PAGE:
Company fined $600,000 following apprentice's death
A road tanker manufacturer has been convicted and fined $600,000 following the asphyxiation death of an apprentice while working inside a tanker at its Cranbourne West factory in 2018.
Published:24 June 2022
Marshall Lethlean Industries Pty Ltd was sentenced in the Melbourne Country Court today after earlier pleading guilty to a single charge of failing to ensure, as far as reasonably practicable, that the workplace was safe and without risk to health.
The court heard that in October 2018, the apprentice, who had been working at the factory less than two weeks, was asked to undertake work inside a tanker.
The previous day another worker had left a welder inside the tanker along with a wire feeder, which was in a state of disrepair and leaked argon gas overnight, reducing oxygen.
The apprentice died of asphyxiation after entering the confined space of the tanker to conduct the work.
The court found it was reasonably practicable for the company to have provided and maintained a system of work that required a qualified welding inspector to routinely inspect and maintain equipment; require workers to store the welder and wire feeder outside the tanker when not in use; and require workers to turn off the argon gas main at the end of use.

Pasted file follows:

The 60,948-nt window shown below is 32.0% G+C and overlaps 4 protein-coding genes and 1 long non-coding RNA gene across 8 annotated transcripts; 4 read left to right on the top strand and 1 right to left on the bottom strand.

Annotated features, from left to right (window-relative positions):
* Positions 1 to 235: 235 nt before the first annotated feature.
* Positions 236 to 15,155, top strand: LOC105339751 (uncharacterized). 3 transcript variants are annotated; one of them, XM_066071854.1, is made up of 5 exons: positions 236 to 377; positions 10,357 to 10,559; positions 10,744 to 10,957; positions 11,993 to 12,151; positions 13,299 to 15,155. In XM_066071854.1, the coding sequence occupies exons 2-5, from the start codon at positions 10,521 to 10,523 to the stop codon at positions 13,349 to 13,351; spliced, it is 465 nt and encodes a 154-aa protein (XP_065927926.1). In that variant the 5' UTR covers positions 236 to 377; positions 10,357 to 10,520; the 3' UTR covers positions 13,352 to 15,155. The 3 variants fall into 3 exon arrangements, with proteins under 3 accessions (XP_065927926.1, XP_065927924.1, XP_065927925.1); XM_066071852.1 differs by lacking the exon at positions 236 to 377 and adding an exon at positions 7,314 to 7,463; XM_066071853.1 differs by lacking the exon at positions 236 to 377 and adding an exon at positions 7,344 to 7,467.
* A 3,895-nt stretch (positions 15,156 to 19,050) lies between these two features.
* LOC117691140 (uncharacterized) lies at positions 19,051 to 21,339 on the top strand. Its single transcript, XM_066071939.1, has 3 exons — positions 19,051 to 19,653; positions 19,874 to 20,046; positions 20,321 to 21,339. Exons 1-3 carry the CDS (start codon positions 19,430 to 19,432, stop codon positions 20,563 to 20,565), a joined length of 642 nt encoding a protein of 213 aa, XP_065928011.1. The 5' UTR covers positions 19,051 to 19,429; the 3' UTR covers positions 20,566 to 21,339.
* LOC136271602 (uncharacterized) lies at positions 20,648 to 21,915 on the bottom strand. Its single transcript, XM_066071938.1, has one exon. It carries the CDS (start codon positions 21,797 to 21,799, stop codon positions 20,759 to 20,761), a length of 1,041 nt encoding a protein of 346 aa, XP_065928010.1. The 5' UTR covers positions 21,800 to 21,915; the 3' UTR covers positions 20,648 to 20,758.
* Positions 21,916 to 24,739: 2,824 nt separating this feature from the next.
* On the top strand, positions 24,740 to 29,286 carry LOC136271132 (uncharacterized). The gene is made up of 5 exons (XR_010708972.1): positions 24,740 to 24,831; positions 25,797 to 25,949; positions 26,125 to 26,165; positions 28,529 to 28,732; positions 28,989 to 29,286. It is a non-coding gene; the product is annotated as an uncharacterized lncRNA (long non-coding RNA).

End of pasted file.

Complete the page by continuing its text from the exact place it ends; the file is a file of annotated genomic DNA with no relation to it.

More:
Acting WorkSafe Executive Director of Health and Safety Adam Watson said the incident was an absolute tragedy that could have been avoided.
"The dangers of working in confined spaces are well known and there is no excuse for employers who fail to control the risks," Mr Watson said.
"This incident highlights just how important simple measures such as maintenance and storage procedures are to keeping workers and workplaces safe. Sadly a failure to do so in this case cost a young man his life."
To control the risks of working in confined spaces employers should:
First, consider whether the work can be done another way without entering the confined space. For example, provide outlets and facilities for cleaning to eliminate the need for entry.
Test the atmosphere to quantify the level of oxygen, atmospheric contaminants and any flammable gas or vapour present in the space. Then you can determine appropriate risk controls.
Ensure employees do not enter a confined space unless they have been issued with an entry permit for the space and there is a stand-by person watching the work from outside the space.
Establish entry and exit procedures for the confined space, and emergency procedures. Ensure these are communicated to your employees.
Put signs on or near any confined space, and at each entry point, to warn that only people who have been properly trained and have an entry permit may enter.
Ensure appropriate respiratory protective equipment (air-supplied or air purifying) is used where required.
Provide employees with enough information, instruction and training to do their work safely and without risks to health. This may include for example, training in hazard identification and risk control methods, entry permit procedures, emergency procedures and use of respiratory protective equipment.